Louis Jacobson is a GOVERNING contributor.E-mail: firstname.lastname@example.org
Tracking turnover in the state legislatures is often painfully slow. But already the GOP has put historic-level legislative gains on the scoreboard.
According to the National Conference of State Legislatures (NCSL) and Governing's own research, Republicans took over at least 19 Democratic-held chambers, with another Democratic chamber slipping into a tie. As many as four additional chambers could shift to the GOP in the coming days, as ballot counting proceeds.
Tim Storey, a political analyst with NCSL, wrote today that the GOP is near a high-water mark for legislative seats that dates back to 1928. "This could give the GOP a dramatic advantage in the redistricting cycle that will start in just a few short months," Storey wrote.
The legislative switches, he noted, include a historic win in the Minnesota Senate where Republicans will be in the majority for the first time ever. Republicans will now control the Alabama Legislature for the first time since Reconstruction, while the GOP will lead the North Carolina General Assembly for the first time since 1870.
Here is the full list of Republican takeovers so far: Alabama Senate and House, Colorado House (though Democrats aren't conceding yet), Indiana House, Iowa House, Maine Senate and House, Michigan House, Minnesota Senate and House, Montana House (chamber had previously been tied), New Hampshire Senate and House, North Carolina Senate and House, Ohio House, Pennsylvania House and Wisconsin Senate and House.
One chamber moved from Democratic control into a tie: Oregon House.
The chambers where control is not yet certain are: the Iowa, New York, Oregon and Washington senates.
All told, the GOP notched six Senate pickups and 13 House pickups, a number that could go as high as 10 Senate pickups, if all the remaining chambers go the Republicans' way.
Even without counting the chambers still in question, the GOP chalked up historic gains. They are on par with 1994, when the Democrats lost 20 chambers to the Republicans and one to a tie, without gaining a single chamber; and the post-Watergate election of 1974, when the Republicans lost 21 chambers to the Democrats and two to ties, while gaining only one from the Democrats.
The one-sided GOP gains were not a surprise. Governing had counted 25 Democratic chambers as being in play on election eve, compared to just one GOP-held chamber and two tied chambers. We had set the range of possible GOP net pickups at four to 12 Senate chambers and seven to 15 House chambers. Regardless of how the final chambers play out, the final number will be comfortably within that range.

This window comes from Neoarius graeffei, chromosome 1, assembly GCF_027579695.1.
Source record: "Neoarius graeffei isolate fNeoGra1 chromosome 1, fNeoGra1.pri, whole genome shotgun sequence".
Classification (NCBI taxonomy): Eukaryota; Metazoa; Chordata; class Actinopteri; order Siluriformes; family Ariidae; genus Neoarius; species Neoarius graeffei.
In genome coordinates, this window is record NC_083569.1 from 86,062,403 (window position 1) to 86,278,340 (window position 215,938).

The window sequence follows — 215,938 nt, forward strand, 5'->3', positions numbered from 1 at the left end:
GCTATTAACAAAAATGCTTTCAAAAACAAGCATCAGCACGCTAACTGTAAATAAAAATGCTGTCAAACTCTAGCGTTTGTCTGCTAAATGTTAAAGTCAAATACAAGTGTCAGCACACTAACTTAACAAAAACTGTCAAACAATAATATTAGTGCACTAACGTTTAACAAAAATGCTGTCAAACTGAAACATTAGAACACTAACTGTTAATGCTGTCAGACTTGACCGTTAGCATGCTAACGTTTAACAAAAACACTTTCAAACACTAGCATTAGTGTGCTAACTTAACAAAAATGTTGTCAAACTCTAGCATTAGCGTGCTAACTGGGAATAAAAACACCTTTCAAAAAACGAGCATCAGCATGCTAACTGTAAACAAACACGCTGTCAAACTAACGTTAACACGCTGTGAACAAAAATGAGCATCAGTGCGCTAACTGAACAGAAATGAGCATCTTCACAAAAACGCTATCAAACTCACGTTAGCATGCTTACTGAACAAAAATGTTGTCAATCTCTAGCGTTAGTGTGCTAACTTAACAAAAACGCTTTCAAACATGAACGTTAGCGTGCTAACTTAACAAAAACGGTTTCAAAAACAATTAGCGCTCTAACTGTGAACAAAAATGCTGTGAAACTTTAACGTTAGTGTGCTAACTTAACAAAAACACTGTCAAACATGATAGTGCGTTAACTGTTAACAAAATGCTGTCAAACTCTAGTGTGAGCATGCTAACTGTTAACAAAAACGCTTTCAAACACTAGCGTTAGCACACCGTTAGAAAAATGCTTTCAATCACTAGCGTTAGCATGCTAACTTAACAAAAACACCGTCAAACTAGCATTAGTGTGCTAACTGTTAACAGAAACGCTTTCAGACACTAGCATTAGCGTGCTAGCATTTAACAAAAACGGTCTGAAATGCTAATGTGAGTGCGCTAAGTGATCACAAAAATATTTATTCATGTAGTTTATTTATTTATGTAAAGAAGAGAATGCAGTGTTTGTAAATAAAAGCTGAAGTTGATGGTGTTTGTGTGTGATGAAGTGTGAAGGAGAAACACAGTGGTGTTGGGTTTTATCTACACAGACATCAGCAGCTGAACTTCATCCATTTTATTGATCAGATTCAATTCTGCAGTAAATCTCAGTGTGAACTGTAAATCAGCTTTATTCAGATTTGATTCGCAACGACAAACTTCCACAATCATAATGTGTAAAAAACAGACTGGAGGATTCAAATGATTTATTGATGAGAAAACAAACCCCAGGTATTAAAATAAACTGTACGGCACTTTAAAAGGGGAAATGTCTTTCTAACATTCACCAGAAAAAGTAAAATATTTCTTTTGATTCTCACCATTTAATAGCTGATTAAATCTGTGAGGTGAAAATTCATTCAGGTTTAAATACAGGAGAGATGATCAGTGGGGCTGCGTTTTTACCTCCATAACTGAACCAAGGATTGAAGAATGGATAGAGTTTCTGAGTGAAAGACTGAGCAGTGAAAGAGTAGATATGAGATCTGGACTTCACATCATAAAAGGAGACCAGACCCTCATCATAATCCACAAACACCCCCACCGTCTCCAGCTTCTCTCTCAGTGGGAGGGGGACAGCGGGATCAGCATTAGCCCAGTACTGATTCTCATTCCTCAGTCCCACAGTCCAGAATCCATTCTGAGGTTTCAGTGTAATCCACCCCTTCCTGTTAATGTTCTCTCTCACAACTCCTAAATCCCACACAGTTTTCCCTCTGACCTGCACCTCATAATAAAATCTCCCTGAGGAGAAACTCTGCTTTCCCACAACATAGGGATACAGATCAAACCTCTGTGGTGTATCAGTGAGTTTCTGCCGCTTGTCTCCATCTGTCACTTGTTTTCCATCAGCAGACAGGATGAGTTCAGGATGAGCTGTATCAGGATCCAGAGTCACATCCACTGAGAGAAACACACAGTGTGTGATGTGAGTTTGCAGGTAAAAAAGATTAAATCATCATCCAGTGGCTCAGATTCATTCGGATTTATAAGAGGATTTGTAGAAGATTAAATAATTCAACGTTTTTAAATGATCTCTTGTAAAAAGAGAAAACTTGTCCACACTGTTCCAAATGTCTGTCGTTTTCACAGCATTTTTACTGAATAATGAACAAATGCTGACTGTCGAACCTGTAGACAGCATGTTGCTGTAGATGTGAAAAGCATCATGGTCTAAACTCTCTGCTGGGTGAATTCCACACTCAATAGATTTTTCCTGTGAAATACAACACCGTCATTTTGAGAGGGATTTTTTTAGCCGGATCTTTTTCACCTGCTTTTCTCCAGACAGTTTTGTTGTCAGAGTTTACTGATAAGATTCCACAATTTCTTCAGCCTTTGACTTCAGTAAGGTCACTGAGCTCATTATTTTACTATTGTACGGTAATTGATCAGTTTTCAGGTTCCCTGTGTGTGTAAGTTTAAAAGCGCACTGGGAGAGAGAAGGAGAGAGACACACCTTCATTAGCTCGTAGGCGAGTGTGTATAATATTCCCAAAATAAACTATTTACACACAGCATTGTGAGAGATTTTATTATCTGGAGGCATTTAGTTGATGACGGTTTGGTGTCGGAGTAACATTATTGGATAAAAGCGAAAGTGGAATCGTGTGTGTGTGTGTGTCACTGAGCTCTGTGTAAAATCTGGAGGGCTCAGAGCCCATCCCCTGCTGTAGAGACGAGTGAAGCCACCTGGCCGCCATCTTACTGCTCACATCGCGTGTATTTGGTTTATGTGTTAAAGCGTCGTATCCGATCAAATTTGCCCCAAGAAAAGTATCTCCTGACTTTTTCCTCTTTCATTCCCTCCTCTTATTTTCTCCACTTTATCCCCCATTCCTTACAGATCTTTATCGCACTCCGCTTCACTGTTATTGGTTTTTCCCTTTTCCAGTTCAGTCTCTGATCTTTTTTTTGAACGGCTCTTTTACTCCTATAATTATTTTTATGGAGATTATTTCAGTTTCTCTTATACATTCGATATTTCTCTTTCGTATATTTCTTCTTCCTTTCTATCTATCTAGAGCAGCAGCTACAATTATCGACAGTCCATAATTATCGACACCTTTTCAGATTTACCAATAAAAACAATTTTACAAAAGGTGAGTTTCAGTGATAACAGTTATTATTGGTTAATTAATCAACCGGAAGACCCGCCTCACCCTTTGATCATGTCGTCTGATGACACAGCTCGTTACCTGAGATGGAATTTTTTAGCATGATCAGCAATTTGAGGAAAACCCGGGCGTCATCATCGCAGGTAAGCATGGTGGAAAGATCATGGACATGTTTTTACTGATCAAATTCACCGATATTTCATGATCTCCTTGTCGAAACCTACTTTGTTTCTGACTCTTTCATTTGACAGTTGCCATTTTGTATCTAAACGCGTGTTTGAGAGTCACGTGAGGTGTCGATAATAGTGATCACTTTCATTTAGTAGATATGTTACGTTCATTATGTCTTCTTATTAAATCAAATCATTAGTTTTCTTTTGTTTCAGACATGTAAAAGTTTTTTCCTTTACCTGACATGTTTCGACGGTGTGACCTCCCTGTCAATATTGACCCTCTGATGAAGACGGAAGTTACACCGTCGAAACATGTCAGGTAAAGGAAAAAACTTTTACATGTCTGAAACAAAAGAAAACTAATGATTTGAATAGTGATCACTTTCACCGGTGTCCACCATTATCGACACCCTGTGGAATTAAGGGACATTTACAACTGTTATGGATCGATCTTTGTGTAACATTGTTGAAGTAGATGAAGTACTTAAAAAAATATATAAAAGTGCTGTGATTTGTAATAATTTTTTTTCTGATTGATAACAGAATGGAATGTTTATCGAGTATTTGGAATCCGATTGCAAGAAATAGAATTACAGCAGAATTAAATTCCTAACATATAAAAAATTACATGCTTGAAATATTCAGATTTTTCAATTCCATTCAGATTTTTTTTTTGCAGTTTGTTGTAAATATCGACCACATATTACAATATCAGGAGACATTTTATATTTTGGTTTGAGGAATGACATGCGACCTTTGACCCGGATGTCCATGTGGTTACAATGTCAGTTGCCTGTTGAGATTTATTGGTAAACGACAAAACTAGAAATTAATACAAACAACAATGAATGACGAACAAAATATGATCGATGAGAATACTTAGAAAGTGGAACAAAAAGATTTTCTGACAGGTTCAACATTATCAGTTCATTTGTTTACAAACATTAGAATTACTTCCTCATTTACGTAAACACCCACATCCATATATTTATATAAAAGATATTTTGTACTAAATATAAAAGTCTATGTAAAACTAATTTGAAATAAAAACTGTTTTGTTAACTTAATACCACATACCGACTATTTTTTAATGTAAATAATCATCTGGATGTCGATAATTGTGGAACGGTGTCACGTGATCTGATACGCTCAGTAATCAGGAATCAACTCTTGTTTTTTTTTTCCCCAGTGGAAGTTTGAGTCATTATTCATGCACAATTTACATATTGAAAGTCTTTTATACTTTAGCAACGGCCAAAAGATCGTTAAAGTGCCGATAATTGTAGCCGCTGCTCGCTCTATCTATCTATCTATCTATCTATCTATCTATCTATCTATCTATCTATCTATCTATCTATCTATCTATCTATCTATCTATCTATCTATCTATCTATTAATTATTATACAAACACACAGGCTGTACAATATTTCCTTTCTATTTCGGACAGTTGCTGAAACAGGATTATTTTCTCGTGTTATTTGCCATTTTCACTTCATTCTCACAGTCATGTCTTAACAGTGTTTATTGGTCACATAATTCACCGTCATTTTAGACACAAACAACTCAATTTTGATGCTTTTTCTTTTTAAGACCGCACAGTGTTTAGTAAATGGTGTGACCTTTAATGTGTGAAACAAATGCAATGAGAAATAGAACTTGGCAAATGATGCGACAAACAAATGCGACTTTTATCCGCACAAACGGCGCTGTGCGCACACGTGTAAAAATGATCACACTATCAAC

On a chamber-by-chamber basis, our ratings were broadly accurate, but a few chambers that we hadn't considered "in play" caught us by surprise. We had rated the Maine House, the Minnesota Senate and the Oregon House as Likely Democratic, meaning the chambers were not "in play" even though they ultimately flipped control.
Still, each of the other 21 chambers that either have shifted or could shift were rated as being "in play." And only one of those 21 chambers had been predicted to lean in the direction opposite of the way it eventually went (the Minnesota House, which we'd called lean Democratic).
In the previous four election cycles since this author has been handicapping the legislatures, one chamber not deemed "in play" flipped during the election in 2002, 2004 and 2006, and none did so in 2008. However, the total number of flipping chambers was significantly bigger this year.
As NCSL's Karl Kurtz noted, GOP gains were not limited to takeovers. They also gained in chambers where they were already in control.
The GOP picked up 24 seats in the Texas House, plus approximately 16 in the Missouri House, 15 in the Kansas House, 14 in the North Dakota House, nine in the Wyoming House and eight in the Oklahoma House.
"Republicans gained seats in virtually every state," Kurtz wrote. "The change was unidirectional. The only state in which Democrats appear to have made a net gain in both chambers combined is Delaware, where they netted one seat."
Indeed, Delaware was one of the rare bright spots for the Democrats, perhaps due to the backlash against U.S. Senate candidate Christine O'Donnell.
The Democrats could have lost -- but did not lose -- control of several other chambers that were considered in play on Election Night. Barring late-breaking developments, these include the Colorado Senate, the Illinois House, the Nevada Senate and the Washington House.
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